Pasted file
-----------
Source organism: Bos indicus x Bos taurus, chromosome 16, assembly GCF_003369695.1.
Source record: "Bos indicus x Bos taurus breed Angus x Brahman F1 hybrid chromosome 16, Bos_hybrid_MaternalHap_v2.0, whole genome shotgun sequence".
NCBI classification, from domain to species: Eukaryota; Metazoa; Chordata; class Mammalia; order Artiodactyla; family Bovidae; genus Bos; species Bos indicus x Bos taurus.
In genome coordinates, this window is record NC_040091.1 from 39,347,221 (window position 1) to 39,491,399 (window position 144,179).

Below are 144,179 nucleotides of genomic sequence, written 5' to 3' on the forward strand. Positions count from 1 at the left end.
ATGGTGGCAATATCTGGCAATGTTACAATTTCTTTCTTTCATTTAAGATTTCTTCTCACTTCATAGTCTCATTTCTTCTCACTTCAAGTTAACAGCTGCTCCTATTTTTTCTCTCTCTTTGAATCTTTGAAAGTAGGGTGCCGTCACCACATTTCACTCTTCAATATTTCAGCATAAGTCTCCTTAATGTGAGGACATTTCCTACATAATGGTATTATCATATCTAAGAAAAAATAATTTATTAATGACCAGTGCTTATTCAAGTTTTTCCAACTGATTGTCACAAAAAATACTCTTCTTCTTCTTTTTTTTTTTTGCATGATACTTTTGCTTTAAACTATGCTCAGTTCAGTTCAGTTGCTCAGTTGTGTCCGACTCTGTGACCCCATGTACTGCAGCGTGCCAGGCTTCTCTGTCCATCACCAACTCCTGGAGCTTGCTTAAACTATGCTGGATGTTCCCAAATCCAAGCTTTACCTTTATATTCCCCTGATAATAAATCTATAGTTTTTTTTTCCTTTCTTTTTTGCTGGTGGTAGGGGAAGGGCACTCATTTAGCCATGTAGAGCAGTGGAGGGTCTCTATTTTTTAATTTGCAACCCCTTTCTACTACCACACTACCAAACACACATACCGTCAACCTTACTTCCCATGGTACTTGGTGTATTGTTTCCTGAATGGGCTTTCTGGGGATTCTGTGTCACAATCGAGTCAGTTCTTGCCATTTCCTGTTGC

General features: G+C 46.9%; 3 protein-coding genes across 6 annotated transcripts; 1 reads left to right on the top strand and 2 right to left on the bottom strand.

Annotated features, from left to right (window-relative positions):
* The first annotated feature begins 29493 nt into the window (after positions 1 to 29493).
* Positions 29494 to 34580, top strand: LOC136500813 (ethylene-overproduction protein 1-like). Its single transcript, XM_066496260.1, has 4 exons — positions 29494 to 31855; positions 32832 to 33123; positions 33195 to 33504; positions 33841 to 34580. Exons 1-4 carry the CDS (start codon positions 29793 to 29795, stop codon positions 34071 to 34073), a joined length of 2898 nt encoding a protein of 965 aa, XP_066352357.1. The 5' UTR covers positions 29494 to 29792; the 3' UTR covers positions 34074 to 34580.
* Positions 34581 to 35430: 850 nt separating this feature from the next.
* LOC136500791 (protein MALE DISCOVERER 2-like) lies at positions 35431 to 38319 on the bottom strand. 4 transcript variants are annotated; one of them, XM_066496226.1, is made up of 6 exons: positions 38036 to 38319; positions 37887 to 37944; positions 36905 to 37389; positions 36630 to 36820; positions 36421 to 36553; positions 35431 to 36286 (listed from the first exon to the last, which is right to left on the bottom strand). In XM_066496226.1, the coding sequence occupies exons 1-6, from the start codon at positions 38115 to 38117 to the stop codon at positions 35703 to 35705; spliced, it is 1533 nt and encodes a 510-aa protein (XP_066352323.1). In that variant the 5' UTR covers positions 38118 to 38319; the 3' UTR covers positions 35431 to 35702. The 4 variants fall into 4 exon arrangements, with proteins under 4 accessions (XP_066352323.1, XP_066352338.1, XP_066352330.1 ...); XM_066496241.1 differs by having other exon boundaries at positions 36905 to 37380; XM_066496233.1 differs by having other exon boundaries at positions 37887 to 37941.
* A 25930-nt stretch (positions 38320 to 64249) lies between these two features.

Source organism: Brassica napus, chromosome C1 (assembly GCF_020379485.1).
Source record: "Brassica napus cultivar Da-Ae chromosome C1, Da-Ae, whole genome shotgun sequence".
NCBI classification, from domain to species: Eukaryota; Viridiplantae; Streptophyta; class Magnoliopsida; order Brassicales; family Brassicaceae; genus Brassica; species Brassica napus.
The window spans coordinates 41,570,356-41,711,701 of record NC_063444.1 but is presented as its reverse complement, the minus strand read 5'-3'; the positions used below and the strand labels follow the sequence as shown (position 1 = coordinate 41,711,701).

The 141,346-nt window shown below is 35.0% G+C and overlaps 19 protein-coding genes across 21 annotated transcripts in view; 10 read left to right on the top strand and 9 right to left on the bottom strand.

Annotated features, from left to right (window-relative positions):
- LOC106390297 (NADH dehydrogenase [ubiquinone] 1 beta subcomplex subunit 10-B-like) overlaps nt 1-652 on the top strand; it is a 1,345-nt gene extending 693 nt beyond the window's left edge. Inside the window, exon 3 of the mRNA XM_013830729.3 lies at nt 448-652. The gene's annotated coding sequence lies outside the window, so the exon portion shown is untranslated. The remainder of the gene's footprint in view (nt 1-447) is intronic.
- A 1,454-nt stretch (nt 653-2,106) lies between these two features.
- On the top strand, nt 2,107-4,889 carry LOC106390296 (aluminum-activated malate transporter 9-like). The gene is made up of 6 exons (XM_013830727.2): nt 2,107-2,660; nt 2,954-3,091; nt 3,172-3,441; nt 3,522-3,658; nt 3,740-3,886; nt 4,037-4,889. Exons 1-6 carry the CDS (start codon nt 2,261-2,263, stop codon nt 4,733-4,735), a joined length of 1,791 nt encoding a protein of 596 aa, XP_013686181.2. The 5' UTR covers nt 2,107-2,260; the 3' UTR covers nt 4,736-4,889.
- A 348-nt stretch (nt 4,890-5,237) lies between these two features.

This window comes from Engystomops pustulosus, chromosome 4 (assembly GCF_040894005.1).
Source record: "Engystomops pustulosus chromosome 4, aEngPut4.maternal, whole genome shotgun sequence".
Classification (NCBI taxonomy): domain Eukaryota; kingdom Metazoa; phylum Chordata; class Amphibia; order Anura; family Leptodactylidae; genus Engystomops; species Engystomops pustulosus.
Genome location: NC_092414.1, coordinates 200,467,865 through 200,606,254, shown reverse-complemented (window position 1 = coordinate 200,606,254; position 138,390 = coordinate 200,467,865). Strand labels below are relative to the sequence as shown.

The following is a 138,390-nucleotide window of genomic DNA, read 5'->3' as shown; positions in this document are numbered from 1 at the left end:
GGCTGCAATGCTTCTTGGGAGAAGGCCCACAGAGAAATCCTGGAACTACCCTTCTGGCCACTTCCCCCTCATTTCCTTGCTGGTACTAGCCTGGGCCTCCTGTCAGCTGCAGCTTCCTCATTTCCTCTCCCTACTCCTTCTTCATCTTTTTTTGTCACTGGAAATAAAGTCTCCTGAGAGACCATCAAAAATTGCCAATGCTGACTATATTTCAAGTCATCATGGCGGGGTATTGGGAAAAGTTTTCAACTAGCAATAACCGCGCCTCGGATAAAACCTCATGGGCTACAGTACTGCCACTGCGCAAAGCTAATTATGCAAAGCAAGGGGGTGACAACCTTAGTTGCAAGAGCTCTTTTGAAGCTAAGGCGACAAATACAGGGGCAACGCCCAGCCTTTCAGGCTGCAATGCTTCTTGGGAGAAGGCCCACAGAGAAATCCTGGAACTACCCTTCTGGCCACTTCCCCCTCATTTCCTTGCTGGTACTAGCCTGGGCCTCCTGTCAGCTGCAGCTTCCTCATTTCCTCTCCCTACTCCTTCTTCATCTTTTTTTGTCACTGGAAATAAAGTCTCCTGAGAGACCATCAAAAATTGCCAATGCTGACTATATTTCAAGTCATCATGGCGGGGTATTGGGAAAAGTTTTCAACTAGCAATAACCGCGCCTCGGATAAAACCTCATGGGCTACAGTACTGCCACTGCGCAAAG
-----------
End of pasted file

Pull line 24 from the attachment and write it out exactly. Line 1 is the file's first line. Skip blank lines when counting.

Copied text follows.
This window comes from Engystomops pustulosus, chromosome 4 (assembly GCF_040894005.1).